The Twin Cities metro is a great place to live! The metro has recently been ranked in the top 10 of several categories:
*6th most creative city in the nation.
*Best place to raise a family due to the fact that good public schools and affordable real estate are both available.
*Most healthy and fit metro for the 3rd year in a row based on a variety of data including smoking rates, exercise, obesity rates, chronic health problems, access to health care, availability of parks, recreational facilities, walking and bike trails, and farmer’s markets.
*Twin cities residents are some of the healthiest, most rested, and calm people in the country leading the metro to be ranked the 6th youngest metropolis.
*Twin Cities residents feel safer walking alone at night than residents of any other large metro.
…And many more! Click here for more rankings.
Mr. Peter Reyes, Jr.
On February 25, 2013, the 2nd Annual Dean’s Multicultural Luncheon was held. Guests included UST faculty, staff, alumni, students, as well as leaders in the legal community who are committed to furthering diversity in the legal profession. Dean Robert Vischer welcomed the guests by speaking about the importance of diversity at the University of St. Thomas School of Law and introduced the keynote speaker, Peter M. Reyes, Jr.
Mr. Reyes is a native of Minnesota, and is currently President of the Hispanic National Bar Association (HNBA) and a senior in-house patent attorney at Cargill. He began by speaking about his personal commitment to diversity throughout his legal profession. Mr. Reyes is the grandson of migrant workers, born and raised in St. Paul, MN, and was the first in his family to graduate from college. He mentioned the hardships he encountered due to a lack of mentors within his family, as he often felt that he did not have anyone to turn to for advice when he was going through law school, and how this experience has shaped his various leadership roles.
As President of the HNBA, Mr. Reyes has been committed to furthering diversity in leadership in general, thus preparing the legal profession to welcome future diverse leaders, apart from himself. He spoke about his personal experiences in going to legal conferences and feeling overwhelmed by the lack of diversity present. He noted that people are drawn toward others that are similar to themselves, and how this leads to a need for diverse leadership in order to promote inclusiveness.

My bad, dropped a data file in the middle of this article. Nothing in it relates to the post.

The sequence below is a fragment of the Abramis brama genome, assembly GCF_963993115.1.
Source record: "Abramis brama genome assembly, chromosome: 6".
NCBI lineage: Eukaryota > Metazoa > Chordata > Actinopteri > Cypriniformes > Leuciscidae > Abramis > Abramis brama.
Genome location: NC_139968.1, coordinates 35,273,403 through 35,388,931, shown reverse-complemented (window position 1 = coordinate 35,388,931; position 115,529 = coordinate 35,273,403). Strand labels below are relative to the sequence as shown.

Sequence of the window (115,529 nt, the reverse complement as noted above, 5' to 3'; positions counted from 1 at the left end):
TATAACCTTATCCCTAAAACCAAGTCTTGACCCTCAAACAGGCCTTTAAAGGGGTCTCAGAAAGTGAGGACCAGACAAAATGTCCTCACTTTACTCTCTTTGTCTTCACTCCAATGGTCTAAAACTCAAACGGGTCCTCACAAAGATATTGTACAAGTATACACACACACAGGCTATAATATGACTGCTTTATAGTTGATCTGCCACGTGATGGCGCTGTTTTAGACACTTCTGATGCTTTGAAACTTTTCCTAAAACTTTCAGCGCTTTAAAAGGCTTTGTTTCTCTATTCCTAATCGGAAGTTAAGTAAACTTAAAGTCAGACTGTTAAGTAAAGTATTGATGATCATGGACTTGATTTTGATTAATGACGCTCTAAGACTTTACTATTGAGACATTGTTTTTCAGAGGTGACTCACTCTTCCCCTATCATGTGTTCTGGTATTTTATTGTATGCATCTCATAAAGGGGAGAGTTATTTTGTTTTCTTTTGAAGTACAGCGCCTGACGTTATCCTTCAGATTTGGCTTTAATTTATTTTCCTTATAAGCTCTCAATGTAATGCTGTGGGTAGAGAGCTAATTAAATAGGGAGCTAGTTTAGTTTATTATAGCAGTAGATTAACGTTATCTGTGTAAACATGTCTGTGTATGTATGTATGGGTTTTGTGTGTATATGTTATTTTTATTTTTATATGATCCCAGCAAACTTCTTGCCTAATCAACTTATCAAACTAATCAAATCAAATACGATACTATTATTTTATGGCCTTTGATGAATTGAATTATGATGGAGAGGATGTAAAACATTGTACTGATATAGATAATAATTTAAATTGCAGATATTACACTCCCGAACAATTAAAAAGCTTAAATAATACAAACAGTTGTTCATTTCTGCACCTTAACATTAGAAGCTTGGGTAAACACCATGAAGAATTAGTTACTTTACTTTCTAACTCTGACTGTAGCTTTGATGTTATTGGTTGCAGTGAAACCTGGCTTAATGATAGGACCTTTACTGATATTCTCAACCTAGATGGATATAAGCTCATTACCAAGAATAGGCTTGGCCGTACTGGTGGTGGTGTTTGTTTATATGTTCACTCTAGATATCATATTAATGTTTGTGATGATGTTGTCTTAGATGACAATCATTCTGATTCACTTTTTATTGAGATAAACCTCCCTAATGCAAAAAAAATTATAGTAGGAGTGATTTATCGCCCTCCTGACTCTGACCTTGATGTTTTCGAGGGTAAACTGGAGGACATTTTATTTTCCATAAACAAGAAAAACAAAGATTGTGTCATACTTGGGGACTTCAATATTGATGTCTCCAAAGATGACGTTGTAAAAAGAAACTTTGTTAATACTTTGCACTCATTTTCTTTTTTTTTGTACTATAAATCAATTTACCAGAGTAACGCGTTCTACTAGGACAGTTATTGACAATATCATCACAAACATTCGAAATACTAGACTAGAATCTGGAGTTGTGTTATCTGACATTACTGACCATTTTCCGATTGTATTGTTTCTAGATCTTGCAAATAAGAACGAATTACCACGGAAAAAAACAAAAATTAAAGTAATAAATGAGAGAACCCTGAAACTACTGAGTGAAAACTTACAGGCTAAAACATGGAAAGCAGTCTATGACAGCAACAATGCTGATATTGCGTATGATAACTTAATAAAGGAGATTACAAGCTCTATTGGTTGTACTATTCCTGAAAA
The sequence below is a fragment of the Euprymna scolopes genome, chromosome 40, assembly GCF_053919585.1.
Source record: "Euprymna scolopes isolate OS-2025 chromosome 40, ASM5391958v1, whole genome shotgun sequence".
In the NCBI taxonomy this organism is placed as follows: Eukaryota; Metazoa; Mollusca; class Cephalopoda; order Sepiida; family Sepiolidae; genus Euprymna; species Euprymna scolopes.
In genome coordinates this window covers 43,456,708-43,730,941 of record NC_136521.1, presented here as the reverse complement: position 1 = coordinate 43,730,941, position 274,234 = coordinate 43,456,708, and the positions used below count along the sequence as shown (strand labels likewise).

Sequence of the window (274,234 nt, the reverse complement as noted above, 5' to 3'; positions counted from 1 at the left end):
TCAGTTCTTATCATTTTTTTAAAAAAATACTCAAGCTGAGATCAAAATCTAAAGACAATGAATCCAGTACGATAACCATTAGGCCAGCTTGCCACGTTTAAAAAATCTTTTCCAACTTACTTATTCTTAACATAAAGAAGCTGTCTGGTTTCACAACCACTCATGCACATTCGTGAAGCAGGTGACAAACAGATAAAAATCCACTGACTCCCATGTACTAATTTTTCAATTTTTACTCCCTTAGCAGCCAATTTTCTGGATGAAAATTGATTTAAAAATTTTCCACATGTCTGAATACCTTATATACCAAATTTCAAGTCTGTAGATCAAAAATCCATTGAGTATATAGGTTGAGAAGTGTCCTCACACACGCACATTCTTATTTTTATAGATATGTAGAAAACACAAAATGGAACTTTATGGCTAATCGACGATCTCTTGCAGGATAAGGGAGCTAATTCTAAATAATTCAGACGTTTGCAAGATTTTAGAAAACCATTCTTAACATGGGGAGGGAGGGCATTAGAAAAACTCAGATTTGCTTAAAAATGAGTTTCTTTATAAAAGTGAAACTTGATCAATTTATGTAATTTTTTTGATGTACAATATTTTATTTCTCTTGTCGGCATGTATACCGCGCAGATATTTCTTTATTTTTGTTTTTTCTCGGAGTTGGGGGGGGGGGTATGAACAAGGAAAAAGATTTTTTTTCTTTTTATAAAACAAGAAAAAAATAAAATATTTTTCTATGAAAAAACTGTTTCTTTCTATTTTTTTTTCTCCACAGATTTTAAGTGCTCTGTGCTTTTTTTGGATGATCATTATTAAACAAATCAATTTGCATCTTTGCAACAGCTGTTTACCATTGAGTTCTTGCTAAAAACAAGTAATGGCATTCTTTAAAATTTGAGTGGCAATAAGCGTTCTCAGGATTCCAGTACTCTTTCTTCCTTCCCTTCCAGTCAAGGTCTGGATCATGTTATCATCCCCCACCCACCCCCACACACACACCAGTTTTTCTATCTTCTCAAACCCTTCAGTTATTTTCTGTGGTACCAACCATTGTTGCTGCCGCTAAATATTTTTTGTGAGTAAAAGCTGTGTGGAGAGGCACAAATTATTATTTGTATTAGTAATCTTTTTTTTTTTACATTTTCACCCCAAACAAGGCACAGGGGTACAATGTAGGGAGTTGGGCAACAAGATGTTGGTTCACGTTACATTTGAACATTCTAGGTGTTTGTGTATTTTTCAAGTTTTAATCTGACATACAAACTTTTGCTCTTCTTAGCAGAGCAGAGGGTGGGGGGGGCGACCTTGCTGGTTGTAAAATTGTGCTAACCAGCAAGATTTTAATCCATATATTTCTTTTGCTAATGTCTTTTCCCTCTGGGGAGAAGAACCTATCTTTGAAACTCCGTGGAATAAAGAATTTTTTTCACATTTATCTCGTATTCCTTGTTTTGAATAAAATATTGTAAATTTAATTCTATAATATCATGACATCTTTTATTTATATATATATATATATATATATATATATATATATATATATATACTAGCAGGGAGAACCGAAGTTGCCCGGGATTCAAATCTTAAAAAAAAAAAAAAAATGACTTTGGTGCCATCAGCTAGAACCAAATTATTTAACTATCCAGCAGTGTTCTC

Mr. Reyes also spoke about the need that law firms have for diverse attorneys. Corporations are demanding that the firms they hire accurately represent their corporation as well as their customers; as diversity increases in America, the demand for diverse attorneys has also increased. People of color make up a large portion of the American population, and clients want to hire attorneys that they feel they can relate to. The luncheon ended with a call to action for students, alumni, and members of the community to help increase the amount of diversity in the legal profession. Whether it’s through mentoring, participating in bar association activities, or just having a conversation with someone at a conference, we all have the ability to help lead the profession toward a more diverse future.
Post by: Beatriz Espinoza (2L), Office of Diversity Intern
With talking pieces in hand, Dr. Artika Tyner and CJP students presented about restorative justice at the Restoration Counseling and Community Services. They shared about the power of restorative justice to transform communities and foster new connections. What is Restorative Justice? Restorative justice focuses on the interrelatedness of the human experience and offers an alternative framework for resolving conflict and the resulting harm. Restorative justice seeks to address the question of how to “make things right.” For example in the criminal context, the process of “making things right” includes: identifying the harm suffered by the victim, holding the offender accountable for the harm, and restoring interpersonal relationships within the community. It offers all key stakeholders an opportunity to repair the harm suffered as a result of the criminal offense and create a social contract to build a harmonious community and strengthen the social fabric of the community. This restorative process may occur in a victim impact panel, sentencing circle, or community conference.
Kudos to CJP students for sharing their research on restorative justice!
For more information about restorative justice, please read Dr. Tyner’s articles:
A New Addition to the Alternative Dispute Resolution Practitioner’s Toolkit: The Exploration of Restorative Justice and Practical Implementation
Restorative Justice: A Dream of Restoration and Transformation